Faulty immune response may be behind lingering brain trouble after COVID-19
A tussle with COVID-19 can leave people’s brains fuzzy. SARS-CoV-2, the virus behind COVID-19, doesn’t usually make it into the brain directly. But the immune system’s response to even mild cases can affect the brain, new preliminary studies suggest. These reverberating effects may lead to fatigue, trouble thinking, difficulty remembering and even pain, months after the infection is gone.
It’s not a new idea. Immune systems gone awry have been implicated in cognitive problems that come with other viral infections such as HIV and influenza, with disorders such as myalgic encephalomyelitis/chronic fatigue syndrome, or ME/CFS, and even from the damaging effects of chemotherapy.
What’s different with COVID-19 is the scope of the problem. Millions of people have been infected, says neurologist Avindra Nath of the National Institutes of Health in Bethesda, Md. “We are now faced with a public health crisis,” he says.
To figure out ways to treat people for the fuzzy thinking, headaches and fatigue that hang around after a bout with COVID-19, scientists are racing to figure out what’s causing these symptoms. Cognitive neurologist Joanna Hellmuth at the University of California, San Francisco had a head start. As someone who had studied the effects of HIV on the brain, she quickly noted similarities in the neurological symptoms of HIV and COVID-19. The infections paint “the same exact clinical picture,” she says.
HIV-related cognitive symptoms have been linked to immune activation in the body, including the brain. “Maybe the same thing is happening in COVID,” Hellmuth says.
She and her colleagues looked for differences in the fluid that surrounds the brain and spinal cord in 13 people who had lingering cognitive symptoms from COVID-19 and four people who had no cognitive symptoms. The four people without cognitive symptoms had normal cerebrospinal fluid. But 10 of the 13 people who did have lasting symptoms had abnormalities in their fluid, some of which point to immune system reactions.
So far, the analyses can’t pinpoint the precise changes that may be important. Possible suspects are antibodies that can mistakenly attack key proteins in the brain, the researchers say.
The results, published Jan. 19 in Annals of Clinical and Translational Neurology, raise many more questions, but show that there’s a real difference in the cerebrospinal fluid, Hellmuth says. “This is a very small study, but the data suggest that there’s a real biological basis in these COVID-related cognitive changes,” she says. “These are not just people who are stressed out … we’re seeing abnormalities that are not typically seen in brain fluid.”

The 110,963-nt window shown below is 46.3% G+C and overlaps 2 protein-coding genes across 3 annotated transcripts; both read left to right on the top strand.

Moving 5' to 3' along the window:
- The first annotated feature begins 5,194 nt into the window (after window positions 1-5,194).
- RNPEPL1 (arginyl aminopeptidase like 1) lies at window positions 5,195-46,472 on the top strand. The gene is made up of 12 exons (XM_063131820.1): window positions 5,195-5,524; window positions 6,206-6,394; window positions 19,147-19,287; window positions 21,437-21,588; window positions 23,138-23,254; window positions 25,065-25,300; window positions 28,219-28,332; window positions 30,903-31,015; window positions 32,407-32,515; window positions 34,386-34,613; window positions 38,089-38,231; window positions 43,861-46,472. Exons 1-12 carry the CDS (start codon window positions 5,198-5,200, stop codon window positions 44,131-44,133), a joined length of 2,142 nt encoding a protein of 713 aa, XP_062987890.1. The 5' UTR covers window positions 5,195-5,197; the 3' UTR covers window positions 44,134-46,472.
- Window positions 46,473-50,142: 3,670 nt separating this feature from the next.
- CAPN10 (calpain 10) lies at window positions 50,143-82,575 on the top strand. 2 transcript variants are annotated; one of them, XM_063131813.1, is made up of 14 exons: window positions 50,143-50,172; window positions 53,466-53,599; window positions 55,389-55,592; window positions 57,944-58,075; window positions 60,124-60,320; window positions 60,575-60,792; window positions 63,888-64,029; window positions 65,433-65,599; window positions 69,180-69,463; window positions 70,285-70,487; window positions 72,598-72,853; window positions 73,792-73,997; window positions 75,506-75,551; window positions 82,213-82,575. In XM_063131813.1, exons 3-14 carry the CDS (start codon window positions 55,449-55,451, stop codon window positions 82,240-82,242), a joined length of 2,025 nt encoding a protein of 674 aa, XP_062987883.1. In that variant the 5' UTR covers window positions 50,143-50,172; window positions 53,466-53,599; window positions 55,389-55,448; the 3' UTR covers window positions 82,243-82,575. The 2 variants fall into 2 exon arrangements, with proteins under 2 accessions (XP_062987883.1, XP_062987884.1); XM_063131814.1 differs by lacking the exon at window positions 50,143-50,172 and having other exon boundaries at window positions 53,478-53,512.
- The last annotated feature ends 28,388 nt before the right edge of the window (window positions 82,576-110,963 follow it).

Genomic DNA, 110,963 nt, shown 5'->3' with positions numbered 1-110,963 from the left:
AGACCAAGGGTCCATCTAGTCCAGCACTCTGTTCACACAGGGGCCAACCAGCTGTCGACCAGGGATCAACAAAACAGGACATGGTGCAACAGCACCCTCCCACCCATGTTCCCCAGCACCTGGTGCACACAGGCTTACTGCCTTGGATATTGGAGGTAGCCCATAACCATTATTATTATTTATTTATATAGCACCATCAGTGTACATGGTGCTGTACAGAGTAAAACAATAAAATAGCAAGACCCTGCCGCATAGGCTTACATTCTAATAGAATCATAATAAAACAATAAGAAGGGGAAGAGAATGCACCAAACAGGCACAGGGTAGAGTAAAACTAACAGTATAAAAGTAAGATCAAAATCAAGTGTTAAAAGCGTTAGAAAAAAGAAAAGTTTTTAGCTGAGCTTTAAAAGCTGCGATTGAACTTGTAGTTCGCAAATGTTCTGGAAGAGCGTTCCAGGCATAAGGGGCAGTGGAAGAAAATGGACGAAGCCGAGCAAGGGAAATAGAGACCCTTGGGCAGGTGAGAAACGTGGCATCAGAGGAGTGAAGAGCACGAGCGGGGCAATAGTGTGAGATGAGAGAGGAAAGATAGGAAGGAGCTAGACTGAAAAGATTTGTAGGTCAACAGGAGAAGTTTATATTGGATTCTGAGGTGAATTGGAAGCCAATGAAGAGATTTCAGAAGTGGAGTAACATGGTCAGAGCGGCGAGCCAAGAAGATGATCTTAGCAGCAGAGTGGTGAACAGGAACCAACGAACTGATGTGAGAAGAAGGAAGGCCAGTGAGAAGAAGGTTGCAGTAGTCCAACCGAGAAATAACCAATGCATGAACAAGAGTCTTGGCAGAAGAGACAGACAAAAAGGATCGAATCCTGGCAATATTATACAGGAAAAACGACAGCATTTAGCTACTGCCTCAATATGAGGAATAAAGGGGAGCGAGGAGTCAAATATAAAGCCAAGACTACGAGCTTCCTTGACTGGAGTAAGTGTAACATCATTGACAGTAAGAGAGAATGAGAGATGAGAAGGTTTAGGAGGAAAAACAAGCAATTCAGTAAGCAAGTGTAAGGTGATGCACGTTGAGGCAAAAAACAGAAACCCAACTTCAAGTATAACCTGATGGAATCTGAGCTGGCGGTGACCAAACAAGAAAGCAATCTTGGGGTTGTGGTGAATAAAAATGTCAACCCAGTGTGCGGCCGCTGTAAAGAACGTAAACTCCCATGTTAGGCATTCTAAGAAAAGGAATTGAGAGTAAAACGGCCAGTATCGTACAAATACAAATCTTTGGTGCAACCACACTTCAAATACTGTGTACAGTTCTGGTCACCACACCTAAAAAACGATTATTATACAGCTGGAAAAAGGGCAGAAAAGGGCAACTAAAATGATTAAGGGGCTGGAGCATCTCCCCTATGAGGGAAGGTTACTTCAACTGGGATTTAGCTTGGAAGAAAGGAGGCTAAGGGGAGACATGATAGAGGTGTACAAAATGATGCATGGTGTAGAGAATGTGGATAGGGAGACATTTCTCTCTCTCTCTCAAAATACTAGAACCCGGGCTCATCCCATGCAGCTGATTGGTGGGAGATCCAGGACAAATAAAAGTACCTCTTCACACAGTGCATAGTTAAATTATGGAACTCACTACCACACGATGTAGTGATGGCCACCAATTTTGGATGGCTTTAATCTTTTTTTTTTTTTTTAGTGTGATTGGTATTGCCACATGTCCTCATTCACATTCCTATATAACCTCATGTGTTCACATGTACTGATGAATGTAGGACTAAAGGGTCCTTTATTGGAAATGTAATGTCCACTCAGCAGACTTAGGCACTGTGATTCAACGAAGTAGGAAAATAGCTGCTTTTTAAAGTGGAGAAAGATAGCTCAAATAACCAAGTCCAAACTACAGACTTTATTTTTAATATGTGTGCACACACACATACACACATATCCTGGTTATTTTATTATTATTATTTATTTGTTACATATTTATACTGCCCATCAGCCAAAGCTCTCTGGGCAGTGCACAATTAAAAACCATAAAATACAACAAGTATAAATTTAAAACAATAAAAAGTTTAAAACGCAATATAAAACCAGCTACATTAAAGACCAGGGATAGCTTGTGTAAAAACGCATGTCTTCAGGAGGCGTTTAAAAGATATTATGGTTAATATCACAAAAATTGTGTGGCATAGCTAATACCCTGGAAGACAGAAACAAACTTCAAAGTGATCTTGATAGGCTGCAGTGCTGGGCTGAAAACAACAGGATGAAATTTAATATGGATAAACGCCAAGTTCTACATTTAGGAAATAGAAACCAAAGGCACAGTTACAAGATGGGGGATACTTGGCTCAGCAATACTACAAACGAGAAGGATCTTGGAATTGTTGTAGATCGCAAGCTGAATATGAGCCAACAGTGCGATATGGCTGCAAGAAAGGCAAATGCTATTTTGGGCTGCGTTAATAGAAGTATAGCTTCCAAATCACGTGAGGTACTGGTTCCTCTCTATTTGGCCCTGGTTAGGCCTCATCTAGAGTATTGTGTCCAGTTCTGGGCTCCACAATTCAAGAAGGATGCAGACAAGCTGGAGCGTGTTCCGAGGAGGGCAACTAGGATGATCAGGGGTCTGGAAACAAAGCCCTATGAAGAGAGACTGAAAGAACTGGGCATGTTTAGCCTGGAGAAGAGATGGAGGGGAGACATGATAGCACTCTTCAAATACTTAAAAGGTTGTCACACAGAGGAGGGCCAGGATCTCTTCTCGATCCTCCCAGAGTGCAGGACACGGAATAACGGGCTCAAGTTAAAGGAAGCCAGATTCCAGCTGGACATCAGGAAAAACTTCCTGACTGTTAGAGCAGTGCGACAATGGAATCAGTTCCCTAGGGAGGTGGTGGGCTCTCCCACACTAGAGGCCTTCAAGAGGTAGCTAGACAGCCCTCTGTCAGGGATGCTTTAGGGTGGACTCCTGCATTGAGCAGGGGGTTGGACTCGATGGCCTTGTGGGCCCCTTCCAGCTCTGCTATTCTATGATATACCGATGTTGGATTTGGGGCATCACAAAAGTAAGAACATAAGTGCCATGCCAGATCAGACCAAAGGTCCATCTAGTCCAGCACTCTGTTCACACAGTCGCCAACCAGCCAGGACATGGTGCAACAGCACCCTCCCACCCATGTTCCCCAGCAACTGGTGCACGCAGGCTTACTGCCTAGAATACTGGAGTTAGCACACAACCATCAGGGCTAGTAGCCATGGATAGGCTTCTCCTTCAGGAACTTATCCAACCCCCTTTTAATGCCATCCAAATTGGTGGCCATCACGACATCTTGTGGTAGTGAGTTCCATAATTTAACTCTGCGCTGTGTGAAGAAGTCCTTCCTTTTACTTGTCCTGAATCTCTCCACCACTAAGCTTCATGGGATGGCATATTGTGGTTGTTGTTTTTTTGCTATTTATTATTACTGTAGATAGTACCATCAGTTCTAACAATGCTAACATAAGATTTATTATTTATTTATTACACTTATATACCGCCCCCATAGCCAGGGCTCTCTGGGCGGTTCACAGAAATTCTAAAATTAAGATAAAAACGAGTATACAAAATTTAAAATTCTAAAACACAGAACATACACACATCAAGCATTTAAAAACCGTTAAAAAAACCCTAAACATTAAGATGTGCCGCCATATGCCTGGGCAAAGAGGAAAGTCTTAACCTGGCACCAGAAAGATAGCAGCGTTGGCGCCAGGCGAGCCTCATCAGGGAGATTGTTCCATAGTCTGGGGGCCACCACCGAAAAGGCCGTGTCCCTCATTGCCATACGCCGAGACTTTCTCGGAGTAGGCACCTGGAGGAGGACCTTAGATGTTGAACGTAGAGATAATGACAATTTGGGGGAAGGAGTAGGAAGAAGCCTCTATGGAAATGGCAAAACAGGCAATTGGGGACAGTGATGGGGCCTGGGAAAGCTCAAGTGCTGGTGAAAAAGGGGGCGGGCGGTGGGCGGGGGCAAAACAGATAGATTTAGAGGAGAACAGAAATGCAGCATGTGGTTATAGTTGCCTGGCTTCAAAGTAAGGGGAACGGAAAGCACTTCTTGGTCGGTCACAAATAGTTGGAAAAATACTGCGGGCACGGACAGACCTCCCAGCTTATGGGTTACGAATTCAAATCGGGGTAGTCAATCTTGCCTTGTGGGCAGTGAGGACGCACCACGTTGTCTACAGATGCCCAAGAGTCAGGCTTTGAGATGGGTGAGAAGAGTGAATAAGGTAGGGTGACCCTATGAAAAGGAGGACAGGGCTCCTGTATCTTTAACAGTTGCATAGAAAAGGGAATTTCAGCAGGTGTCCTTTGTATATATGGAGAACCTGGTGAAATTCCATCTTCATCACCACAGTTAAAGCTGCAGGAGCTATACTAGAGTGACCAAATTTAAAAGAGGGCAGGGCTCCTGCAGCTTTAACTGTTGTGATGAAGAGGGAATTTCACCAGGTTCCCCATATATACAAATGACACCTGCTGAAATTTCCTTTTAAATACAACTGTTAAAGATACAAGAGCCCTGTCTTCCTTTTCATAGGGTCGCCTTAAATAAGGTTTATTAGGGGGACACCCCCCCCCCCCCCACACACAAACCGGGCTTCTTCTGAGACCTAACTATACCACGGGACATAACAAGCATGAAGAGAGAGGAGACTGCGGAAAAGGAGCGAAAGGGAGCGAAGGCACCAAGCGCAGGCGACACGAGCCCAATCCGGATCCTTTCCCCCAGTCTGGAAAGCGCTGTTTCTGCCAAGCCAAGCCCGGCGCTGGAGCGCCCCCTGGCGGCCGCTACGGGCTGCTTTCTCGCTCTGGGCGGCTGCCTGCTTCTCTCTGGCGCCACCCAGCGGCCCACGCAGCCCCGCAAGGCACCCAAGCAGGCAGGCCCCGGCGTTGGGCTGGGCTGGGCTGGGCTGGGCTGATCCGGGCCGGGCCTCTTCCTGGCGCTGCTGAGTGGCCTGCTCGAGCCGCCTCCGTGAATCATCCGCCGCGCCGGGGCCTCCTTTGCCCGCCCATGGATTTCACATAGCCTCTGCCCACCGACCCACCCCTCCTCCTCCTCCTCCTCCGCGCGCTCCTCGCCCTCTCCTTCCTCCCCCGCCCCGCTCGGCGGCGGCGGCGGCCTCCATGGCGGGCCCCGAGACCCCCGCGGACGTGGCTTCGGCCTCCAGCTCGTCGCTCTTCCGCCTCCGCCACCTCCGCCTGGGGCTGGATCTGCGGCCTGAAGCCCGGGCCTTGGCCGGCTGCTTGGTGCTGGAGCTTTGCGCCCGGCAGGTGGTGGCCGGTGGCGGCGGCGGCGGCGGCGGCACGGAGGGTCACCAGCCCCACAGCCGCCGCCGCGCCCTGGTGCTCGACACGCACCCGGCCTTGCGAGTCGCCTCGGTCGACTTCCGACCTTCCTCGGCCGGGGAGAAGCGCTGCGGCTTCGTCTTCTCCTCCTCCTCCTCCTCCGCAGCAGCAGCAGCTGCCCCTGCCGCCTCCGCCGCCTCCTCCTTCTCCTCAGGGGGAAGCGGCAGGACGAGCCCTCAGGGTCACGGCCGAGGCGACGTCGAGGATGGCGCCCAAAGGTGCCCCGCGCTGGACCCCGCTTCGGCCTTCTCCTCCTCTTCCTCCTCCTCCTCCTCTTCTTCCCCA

More hints to the brain troubles come from an analysis of mice and people, posted Jan. 10 at bioRxiv.org, that has not yet been reviewed by other scientists. By analyzing human tissue and mice infected with SARS-CoV-2, researchers showed that immune cells called microglia are overactive in the brain. When microglia shift into high gear, they can damage surrounding brain tissue.
It turns out that microglia overactivity is similar to that caused by toxic chemotherapy treatments, says study co-author Michelle Monje, a neurologist and researcher at Stanford University. “When the reports started coming out about the frequency of persistent cognitive symptoms associated with long COVID, I noted striking similarities between ’chemo-fog’ and ‘COVID-fog,’ and decided we needed to study this.”
Microglia were more active in the brains of mice infected with SARS-CoV-2 than in uninfected mice. A similar pattern emerged when the researchers studied postmortem brain tissue from nine people who died with COVID-19. It’s not clear how well these samples represent the majority of people who experienced mild COVID and are living with the aftereffects.
Infected mice also had higher levels of immune proteins in their cerebrospinal fluid. One in particular, called CCL11, has been tied to cognitive trouble in people that comes with age and in certain psychiatric conditions. People with lingering neurological symptoms of COVID also had more CCL11 in their plasma than people who didn’t have those symptoms, the researchers found.
The new results come with caveats, says neurologist Svetlana Blitshteyn of the University at Buffalo Jacobs School of Medicine and Biomedical Sciences in New York, who also directs the Dysautonomia Clinic. “They’re small studies, and obviously they are not definitive,” she says, “but the preliminary evidence speaks for itself.” It’s becoming clearer now that the brain fog that comes after an infection may be “rooted in neuroinflammation.”
Figuring out the cause of the neurological problems may reveal a treatment. Laboratory studies have pointed to potential therapies that can interrupt this immune system overreaction, particularly in brain inflammation caused by chemo, Monje says. She and colleagues are studying whether those same treatments might help with COVID-19.
Tragic as the pandemic is, it may ultimately lead to something good, adds Nath, who is setting up a small clinical trial to study possible long COVID treatments. All these other syndromes such as ME/CFS that researchers have struggled to understand “might benefit from what we learn here from long COVID. We might be able to develop treatments for them all.”
This story was originally published by Science News, a nonprofit independent news organization.
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They found that one mechanism of CK1 activity, and thus one mechanism of regulation, is the self-phosphorylation of a conserved amino acid residue in its catalytic domain.
“The phase preference of molecules used to be difficult and time-consuming to establish. This new method, detected by chance, provides results in at most 15 minutes on live cells,” Thorsten Wohland said.
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